But the National Security Agency would be free to record Ukrainian officials, including Mr. Zelensky, talking among themselves about those conversations, and those intercepts could reveal how much they knew, and when, about Mr. Trump’s demand to withhold aid from Ukraine in its fight against Russian incursions, and the conditions it would have to meet to get it turned back on.

For intelligence officials who have often found themselves on the receiving end of Mr. Trump’s wrath, charged with disloyalty or told by Mr. Trump they had to “go back to school” because he did not like their assessments of North Korea and Iran, there is nothing more politically delicate than what they collected in Ukraine.

The director of the National Security Agency, Gen. Paul M. Nakasone, was appointed to his post two years ago by Mr. Trump after a long and storied military career at the forefront of American cyberoperations. Until now, he has largely stayed out of the line of fire — and has never been mentioned on the president’s Twitter feed — while he has built an aggressive cyberability, much of it directed at President Vladimir V. Putin’s Russia.

Mr. Trump did not interfere as Mr. Nakasone, during the 2018 midterm elections, ordered a shutdown of the Internet Research Agency, the Russian troll factory that conducted much of the social media campaign that aided Mr. Trump in the last presidential election. Nor did the president get in the way of the implanting of software in the Russian electric power grid.

But the dispute with the committee over Ukraine, and the impeachment proceedings, places General Nakasone, 56, directly in the cross-hairs of the White House.

No matter what his agency’s intelligence assessments or raw intercepts may or may not reveal about how Ukrainian officials reacted to Mr. Trump’s demands for an investigation into former Vice President Joseph R. Biden Jr., or into a discredited theory that Ukraine was responsible for a cyberattack on the Democratic National Committee, the president could consider any cooperation with Mr. Schiff highly suspect.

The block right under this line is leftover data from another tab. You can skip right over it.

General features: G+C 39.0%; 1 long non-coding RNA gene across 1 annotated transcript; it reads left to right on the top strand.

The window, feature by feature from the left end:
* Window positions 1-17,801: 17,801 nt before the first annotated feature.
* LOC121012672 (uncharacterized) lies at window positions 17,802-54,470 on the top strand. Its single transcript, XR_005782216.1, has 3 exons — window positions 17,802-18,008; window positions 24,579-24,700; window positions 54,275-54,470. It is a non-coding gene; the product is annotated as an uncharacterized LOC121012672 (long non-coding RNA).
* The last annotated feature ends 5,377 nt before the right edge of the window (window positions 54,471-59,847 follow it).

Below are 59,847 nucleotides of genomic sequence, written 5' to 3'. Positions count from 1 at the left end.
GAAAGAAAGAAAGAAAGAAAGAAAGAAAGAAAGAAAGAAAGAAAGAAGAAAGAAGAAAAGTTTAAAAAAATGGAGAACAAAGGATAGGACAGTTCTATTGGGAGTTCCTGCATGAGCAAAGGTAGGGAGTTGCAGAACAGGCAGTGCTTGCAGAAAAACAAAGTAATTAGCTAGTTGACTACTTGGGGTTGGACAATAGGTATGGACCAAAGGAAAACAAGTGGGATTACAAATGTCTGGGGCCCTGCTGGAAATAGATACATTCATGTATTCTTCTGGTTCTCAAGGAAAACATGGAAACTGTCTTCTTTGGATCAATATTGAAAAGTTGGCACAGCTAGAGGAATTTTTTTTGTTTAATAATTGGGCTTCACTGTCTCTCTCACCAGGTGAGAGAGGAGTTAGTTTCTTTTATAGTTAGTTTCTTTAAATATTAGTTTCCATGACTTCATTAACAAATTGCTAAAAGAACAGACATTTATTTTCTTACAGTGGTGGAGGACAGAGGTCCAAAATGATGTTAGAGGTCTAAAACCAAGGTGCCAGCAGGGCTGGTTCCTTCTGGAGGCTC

The degree of sensitivity was evident this week in reports, first broadcast on CNN, that all of the nation’s intelligence chiefs were trying to avoid public testimony about the annual “Worldwide Threat Assessment.” Last year the director of national intelligence, Dan Coats, angered Mr. Trump by contradicting his public statements on Iran, North Korea and the Islamic State. He and other intelligence chiefs were summoned to the White House the next day for a public dressing-down.

Intelligence officials say they fear a public hearing this year could be worse: General Nakasone and the director of the C.I.A., Gina Haspel, would undoubtedly be asked for their assessment of whether the cutoff of aid to Ukraine would have benefited Mr. Putin and advantaged Russia as it seeks to undermine the Ukrainian government. (They would most likely also be asked about evidence that North Korea has sped forward with its nuclear and missile programs in the 19 months since Mr. Trump first met Kim Jong-un, the North Korean leader, in Singapore.)

Mr. Schiff confirmed on Sunday that intelligence agencies had sought to avoid a public hearing, preferring instead to simply offer their written assessment of global threats. “The intelligence community is reluctant to have an open hearing,” he said, “something that we had done every year prior to the Trump administration, because they’re worried about angering the president.”

“We are counting on the intelligence community not only to speak truth to power, but to resist pressure from the administration to withhold information from Congress,” Mr. Schiff continued, “because the administration fears that they incriminate them.”